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Air Canada appeals NSW court’s turbulence injury ruling

written by Naomi Neilson | June 6, 2024

Air Canada operates six Boeing 777-200LRs in its fleet. (Image: Air Canada)

Air Canada has appealed a NSW court’s finding in favour of a woman who suffered injuries from severe turbulence.

The airline has turned to the Court of Appeal to overturn a NSW Supreme Court finding that the wording in its conditions of carriage, as it relates to the Montreal Convention, meant a cap on damages for personal injury could be excluded.

Air Canada’s AC33 flight in July 2019 experienced significant turbulence halfway through its Vancouver to Australia journey, causing passengers to be flung upwards and then crash land on either the cabin floor or against seat armrests.

Applicant Renae Evans needed a disc replacement, and her daughter suffered soft-tissue injuries to her back and neck.

The claim for damages hinged on the Montreal Convention.

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Providing the total value of the claim does not exceed AU$230,000, article 21 of the Montreal Convention prohibits a carrier from excluding or limiting its liability for claims for bodily injury.

Article 25 allows airlines the discretion to offer conditions of carriage with higher limits of liability or remove the limits entirely.

Appearing before Justice Stephen Rothman in the original proceedings, Evans argued the tariff that formed parts of the conditions of carriage removed the cap in article 21.

That tariff relied on by Evans set out: “For the purpose of international carriage governed by the Montreal Convention, the liability rules set out in the Montreal Convention are fully incorporated herein and shall supersede and prevail over any provisions of this tariff which may be inconsistent with those rules.”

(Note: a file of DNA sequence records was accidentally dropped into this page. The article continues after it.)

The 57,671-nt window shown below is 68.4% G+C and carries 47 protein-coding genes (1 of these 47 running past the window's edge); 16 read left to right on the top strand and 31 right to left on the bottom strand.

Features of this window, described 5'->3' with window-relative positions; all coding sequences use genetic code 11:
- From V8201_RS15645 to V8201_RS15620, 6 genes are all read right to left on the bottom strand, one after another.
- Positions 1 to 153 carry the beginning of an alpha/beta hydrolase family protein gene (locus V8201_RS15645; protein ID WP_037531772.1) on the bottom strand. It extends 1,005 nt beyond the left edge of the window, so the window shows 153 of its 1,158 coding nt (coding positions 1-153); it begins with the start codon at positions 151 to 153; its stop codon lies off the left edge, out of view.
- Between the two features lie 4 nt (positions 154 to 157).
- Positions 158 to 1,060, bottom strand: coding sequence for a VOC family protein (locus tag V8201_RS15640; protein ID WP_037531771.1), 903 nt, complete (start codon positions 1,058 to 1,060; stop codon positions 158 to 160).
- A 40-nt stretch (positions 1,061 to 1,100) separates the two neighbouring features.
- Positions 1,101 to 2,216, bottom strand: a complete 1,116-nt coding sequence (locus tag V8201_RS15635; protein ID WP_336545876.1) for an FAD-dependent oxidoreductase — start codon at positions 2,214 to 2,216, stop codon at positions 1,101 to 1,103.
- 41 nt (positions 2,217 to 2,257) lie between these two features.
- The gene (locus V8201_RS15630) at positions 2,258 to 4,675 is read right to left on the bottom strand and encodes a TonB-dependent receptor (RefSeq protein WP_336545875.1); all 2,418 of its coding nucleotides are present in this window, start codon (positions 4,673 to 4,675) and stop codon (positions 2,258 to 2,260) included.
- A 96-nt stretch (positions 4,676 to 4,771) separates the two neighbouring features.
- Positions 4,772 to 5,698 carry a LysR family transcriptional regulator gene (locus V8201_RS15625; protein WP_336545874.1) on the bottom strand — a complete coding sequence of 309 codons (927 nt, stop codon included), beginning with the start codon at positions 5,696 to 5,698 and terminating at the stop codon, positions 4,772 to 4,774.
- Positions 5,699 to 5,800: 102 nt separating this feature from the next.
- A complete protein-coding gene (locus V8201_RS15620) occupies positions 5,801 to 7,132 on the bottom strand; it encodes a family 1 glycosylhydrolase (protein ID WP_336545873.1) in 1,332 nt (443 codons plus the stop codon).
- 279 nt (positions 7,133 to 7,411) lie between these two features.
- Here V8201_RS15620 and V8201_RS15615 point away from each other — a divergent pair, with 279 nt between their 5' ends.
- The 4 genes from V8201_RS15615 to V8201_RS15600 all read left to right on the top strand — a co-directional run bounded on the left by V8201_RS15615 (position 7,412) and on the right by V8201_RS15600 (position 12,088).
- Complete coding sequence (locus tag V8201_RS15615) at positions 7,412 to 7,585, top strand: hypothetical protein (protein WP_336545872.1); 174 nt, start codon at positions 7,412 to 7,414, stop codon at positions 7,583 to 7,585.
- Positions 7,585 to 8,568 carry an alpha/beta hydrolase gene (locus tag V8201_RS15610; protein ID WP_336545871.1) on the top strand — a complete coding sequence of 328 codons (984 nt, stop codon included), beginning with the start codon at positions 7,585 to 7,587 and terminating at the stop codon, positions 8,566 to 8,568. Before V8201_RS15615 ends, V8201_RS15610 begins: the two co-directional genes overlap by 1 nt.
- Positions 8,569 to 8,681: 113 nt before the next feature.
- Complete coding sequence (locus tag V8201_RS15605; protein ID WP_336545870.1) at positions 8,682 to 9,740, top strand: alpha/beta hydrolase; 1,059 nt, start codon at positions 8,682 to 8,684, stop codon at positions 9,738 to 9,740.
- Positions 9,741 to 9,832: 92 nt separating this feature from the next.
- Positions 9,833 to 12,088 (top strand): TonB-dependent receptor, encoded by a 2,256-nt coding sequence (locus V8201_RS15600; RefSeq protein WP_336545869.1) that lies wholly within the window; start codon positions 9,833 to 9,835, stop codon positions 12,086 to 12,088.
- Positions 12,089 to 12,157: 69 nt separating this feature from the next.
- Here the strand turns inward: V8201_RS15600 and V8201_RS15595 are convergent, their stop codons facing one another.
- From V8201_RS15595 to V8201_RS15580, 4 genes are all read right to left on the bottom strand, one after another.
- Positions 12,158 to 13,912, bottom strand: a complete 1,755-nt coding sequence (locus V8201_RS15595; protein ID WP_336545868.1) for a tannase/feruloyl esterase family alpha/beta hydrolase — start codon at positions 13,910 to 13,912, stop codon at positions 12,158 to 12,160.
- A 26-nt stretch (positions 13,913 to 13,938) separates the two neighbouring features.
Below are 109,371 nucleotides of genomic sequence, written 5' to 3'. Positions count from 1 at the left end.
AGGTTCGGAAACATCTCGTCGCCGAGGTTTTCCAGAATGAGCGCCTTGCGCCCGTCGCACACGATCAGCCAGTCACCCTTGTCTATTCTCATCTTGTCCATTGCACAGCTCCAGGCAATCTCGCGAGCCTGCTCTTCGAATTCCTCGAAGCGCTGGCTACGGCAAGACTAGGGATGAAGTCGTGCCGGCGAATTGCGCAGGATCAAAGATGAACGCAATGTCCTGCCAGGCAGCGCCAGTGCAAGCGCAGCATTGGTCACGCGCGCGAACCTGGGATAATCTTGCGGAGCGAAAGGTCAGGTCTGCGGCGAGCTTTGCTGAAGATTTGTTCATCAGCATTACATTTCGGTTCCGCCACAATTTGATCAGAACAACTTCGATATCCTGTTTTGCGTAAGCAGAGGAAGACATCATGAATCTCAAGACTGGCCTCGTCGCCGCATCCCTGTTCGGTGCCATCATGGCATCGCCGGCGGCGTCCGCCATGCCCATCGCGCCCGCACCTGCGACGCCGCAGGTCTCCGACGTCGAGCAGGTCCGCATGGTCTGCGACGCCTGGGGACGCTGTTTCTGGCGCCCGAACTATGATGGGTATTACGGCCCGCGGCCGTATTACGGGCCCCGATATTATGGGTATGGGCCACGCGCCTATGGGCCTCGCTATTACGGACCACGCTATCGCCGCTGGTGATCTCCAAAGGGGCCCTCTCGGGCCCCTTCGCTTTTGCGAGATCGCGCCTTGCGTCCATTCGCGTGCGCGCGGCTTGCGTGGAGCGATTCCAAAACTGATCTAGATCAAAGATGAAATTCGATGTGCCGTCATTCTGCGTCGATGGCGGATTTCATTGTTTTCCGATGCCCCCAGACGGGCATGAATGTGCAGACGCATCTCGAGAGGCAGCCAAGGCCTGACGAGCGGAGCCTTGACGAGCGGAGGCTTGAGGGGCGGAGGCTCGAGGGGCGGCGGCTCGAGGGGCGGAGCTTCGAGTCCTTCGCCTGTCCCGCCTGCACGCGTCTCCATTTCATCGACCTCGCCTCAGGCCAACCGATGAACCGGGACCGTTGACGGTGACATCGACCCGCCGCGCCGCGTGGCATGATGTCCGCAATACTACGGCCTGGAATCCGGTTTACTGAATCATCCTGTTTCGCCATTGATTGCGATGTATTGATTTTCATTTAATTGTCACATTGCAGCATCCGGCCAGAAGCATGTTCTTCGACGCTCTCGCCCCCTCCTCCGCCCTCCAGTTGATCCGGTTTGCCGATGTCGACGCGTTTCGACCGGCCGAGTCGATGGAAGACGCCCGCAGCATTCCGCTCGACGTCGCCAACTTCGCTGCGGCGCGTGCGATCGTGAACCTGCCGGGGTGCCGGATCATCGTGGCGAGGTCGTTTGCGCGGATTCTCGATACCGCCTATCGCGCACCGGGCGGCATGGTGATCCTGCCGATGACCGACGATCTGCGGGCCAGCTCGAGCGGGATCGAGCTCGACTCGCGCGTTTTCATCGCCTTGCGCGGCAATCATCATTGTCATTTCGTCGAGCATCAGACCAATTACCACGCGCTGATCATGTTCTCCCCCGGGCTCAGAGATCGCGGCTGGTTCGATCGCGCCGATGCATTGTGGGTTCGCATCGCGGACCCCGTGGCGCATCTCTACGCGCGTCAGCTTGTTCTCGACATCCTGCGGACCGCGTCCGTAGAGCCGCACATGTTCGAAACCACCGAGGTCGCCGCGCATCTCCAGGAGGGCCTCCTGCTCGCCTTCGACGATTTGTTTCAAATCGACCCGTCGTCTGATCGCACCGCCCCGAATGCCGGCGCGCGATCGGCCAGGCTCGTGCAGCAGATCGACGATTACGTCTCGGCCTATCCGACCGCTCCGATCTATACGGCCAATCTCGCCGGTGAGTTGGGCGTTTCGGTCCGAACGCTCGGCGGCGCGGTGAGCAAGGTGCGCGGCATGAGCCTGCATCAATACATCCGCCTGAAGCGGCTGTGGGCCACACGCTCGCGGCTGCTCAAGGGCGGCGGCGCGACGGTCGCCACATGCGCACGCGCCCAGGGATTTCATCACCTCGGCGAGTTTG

Evans further claimed that Air Canada’s conditions of carriage stated that where the Montreal Convention applies, “there are no financial limits in respect of death or injury”.

Although Air Canada argued the anti-consumer protections within NSW’s Civil Liability Act applied to the claims because Evans bought the action in the NSW court, Justice Rothman ruled this law would apply instead as a “surrogate federal law”.

This was because the Civil Aviation Carriers Liability Act did not specify how damages are assessed for international passengers.

Appearing in the Court of Appeal on Wednesday (5 June), Air Canada counsel Justin Gleeson SC said one of the things Justice Rothman did not do was look at how the purposes of the act work with the rest, “and there’s some real problems when that happens”.

He added Justice Rothman had the “wrong focus” by focusing on how a reasonable person may interpret the language.

“What it boils down to is there is a cap within article 21, which is the cap on the no-fault strict liability tier, and what the rule is doing is raising that cap to an unlimited amount,” Gleeson said.

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